On administrative bloat 

(possibly the first item of a potentially endless series)

(may contain rants)

The issue of what in Ireland (IRCHSS) was referred to as “top-slicing” has a different name here in Canada, but it’s the same wolf under the sanctimonious plain clerical robes.

This is not something that affects me directly, as I am not (currently) eligible to apply for grants from the kinds of bodies involved here. So I don’t have to lie in a budget so as to add 25% (or more) to feed a parasite, so that my actual bona fide research-project expenses do not have 25% (or more) removed from them, thus putting me, personally, 25% (or more) out of pocket.

It does affect me though, in the same way that it affects everyone in this university, because that 25% (or more) could be distributed differently, to the benefit of the university as a whole or, better still, redistributed to its core mission–teaching and research–thus making up for the shortfall in centrally-allocated government funding. Remember, this is a public university we are talking about. Our main source of funding is national and provincial governments. That comes from tax-payers, to whom we–as public servants–owe a responsibility for the careful and appropriate spending of their money. Over to you, gentle reader and probable tax-payer, on how that key term “appropriate” ought to be interpreted; as an ethical and political “ought.”

The information that follows is from publicly-accessible online sources, which may be found again through a websearch for “indirect costs recovery sparc ubc”, and the screenshots themselves are from the following websites:


The obvious comments first:

  1. It might look like someone made money from someone else’s work.
  2. This might look like injustice.
  3. This might look like theft.

Top-slicing is a matter of public interest. Especially at a time when activities that are central to a university–teaching, research, the preservation of knowledge in libraries and archives–are reduced, threatened, and cut; under the guise of efficiency, economy, and the reduction of administrative bloat.

This post is dedicated to undergraduates at UBC who cope as best they can with ever-increasing fees, ever fewer actual merit-based scholarships (and I mean academic excellence, I don’t mean any of the “leadership” bollocks, if I see that on another Referee Instruction Form I shall swear even more volubly and verbosely than usual), and ever-worsening learning conditions. Languages in classes of 35, 3 F2F a.k.a. “human” contact hours per week (we fight to retain a 4th “lab” hour every other week), and an expectation to hit CEFR targets. Five courses per term as a norm. When they should have three, five contact hours a week each, in classes of maximum twenty. OK, I’ll give you one of these hours as a Grand Lecture Show for hundreds, but grant me–and our students–the other hours in decent circumstances. Can of worms not to be opened at this point: the reason for much of that course overload is to make up for lacunae at the school (K-12 / up to seconday) level. Some of that is related to budget cuts from On High. Plus dubious pseudo-pedagogical fashions, the slavish following of fashion for fashion’s sake, progress for progress’ sake, et puerilia caetera.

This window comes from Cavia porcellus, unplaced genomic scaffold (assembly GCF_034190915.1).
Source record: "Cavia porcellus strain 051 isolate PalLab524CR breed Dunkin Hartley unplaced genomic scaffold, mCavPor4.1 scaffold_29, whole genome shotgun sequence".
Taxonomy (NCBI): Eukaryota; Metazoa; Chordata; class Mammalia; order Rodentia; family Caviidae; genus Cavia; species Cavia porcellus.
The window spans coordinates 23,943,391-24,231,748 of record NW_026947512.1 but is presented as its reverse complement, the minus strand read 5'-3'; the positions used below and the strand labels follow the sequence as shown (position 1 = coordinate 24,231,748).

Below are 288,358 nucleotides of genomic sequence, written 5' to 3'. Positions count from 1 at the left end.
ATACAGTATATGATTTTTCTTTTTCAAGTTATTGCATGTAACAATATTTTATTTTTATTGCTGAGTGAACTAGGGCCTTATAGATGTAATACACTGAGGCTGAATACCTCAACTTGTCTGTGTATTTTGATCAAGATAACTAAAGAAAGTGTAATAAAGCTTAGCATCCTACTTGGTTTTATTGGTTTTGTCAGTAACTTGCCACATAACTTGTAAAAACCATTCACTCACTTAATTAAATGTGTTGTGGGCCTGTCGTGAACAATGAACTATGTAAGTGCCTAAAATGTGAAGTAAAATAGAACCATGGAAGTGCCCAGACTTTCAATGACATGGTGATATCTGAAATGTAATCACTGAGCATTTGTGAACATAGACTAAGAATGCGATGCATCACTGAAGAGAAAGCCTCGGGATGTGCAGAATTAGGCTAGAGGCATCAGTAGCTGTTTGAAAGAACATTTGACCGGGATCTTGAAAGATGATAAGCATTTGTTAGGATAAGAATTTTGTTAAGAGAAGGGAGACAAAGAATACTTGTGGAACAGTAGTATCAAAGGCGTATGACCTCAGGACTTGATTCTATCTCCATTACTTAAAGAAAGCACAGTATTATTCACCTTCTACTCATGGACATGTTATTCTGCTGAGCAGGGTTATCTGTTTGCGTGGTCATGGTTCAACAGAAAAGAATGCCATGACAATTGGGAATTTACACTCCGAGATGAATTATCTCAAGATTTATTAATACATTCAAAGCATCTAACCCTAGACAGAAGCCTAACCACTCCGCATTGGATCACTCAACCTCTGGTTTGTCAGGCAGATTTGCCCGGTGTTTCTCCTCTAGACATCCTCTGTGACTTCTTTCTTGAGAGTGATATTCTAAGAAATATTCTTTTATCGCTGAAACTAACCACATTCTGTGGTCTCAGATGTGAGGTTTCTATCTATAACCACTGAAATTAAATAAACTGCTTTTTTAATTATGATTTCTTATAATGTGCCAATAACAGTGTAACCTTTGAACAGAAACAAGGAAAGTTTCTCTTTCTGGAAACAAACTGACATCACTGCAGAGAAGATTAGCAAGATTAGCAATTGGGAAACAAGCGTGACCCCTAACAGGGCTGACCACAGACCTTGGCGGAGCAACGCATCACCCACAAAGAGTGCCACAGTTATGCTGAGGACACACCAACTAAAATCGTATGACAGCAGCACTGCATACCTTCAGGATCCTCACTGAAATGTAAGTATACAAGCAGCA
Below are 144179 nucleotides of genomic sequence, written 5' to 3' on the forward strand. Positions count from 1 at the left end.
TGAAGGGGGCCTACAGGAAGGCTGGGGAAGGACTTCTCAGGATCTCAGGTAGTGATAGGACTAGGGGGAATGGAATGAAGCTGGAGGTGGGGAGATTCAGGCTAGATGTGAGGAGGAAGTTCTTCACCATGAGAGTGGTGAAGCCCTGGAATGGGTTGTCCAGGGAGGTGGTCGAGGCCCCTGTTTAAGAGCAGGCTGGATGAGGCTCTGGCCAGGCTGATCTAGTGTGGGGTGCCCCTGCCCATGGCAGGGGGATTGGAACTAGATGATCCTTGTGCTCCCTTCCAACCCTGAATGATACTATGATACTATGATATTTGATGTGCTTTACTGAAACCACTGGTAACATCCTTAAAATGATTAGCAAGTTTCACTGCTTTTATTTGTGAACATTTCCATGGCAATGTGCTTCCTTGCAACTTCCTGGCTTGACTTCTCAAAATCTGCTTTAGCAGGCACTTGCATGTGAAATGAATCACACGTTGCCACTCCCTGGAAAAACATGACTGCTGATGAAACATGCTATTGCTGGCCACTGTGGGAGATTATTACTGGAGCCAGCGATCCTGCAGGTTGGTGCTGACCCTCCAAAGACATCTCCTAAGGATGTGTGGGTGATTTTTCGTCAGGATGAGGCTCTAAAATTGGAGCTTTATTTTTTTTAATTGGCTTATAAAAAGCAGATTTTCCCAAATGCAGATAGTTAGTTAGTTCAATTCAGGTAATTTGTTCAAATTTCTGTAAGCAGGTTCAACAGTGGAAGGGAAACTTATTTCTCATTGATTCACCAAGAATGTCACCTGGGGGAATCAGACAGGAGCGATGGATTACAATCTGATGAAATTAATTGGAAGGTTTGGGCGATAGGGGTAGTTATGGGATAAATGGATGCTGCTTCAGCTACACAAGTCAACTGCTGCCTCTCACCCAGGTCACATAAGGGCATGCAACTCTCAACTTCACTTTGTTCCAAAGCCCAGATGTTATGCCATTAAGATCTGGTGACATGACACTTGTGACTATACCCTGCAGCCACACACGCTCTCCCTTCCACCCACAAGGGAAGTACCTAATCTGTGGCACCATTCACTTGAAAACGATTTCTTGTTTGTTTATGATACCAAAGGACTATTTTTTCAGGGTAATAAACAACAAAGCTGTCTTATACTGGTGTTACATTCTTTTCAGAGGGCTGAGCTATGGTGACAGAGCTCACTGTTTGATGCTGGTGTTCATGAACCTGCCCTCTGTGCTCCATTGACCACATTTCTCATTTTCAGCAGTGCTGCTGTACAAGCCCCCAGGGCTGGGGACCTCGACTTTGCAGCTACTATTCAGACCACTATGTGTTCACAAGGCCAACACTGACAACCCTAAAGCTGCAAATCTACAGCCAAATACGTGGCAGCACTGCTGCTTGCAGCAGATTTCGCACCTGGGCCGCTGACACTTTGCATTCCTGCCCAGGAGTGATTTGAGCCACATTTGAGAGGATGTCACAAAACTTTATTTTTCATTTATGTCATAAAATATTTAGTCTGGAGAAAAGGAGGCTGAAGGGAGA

What do students want more of and beg and plead for? In my experience, more human contact, interaction, care, attention. They’re not all (or entirely) pampered selfie-centred ignorant-but-opinionated parachute-parented millennial e-zombies. Not by far. I’m writing this as a break in the middle of marking; and the work I am marking is good, thoughtful, imaginative; well worth reading, the product of good minds of worthwhile people (hello FREN123-202!)

And even if students were universally appalling, these are still all individual human persons we’re talking about, with brains to be developed (sorry for sounding zombie-ish myself), minds to be expanded, appetites for knowledge to whet, selves to explore, and so on. Let’s not forget either that our students are adults, many of them with jobs, most of them paying taxes and with votes. They are citizens too. We public servants also owe them an obligation (I nearly said fealty and obeissance, close shave there), as we do to all our fellow-citizens in our shared res publica; or that is (this being Canada) “commonwealth.” If I may be so pedantically philological, we should also bear in mind the shared political ground with other, loosely anarchist, communitarian collectivities.

Image: “Wealth is shared,” in
Chad McCail’s food shelter clothing fuel series (2007)

What does UBC need to do next in its Next Phase/Incarnation of the Grand Master Plan to Rule the World? Invest in people at the front line, in teaching and research and learning. Go for stability and sustainability, put its money where its mouth is, and stop the macho quest for Top Ten Status and other foolish pursuits of the Viagra Paradigm and its blind belief in growth. Put together patriarchal religion and phallogocentricity, what do you get? Fatal overextension (if lucky), Octavia Butler / Paolo Bacigalupi dystopias, and Boko Haram. To use another biological metaphor: stop feeding and “growing” the seemingly-uncontrollable parasitic colonies, fungal infestations, and viral contagions that cut off supplies to vital organs. Save them. Burn out the rot. Invest in health and in cheaper long-term preventative healthcare; it’s often low-tech but always smart-adaptive-tech; applying the imagination, creativity, and thought that are the vital tissue of the arts and humanities.

Image at top: c/o Got Medieval. Festal Missal, Garnerus de Morolio (scribe), Petrus de Raimbaucourt (illuminator); Amiens: c. 1323. Koninklijke Bibliotheek, Den Haag: Ms. KB 78 D 40, Fol. 33rb: margin. The image is wittier still in its visual context: 
Got Medieval provides a fine analysis at Mmm… Marginalia: Wheel of Reynard.


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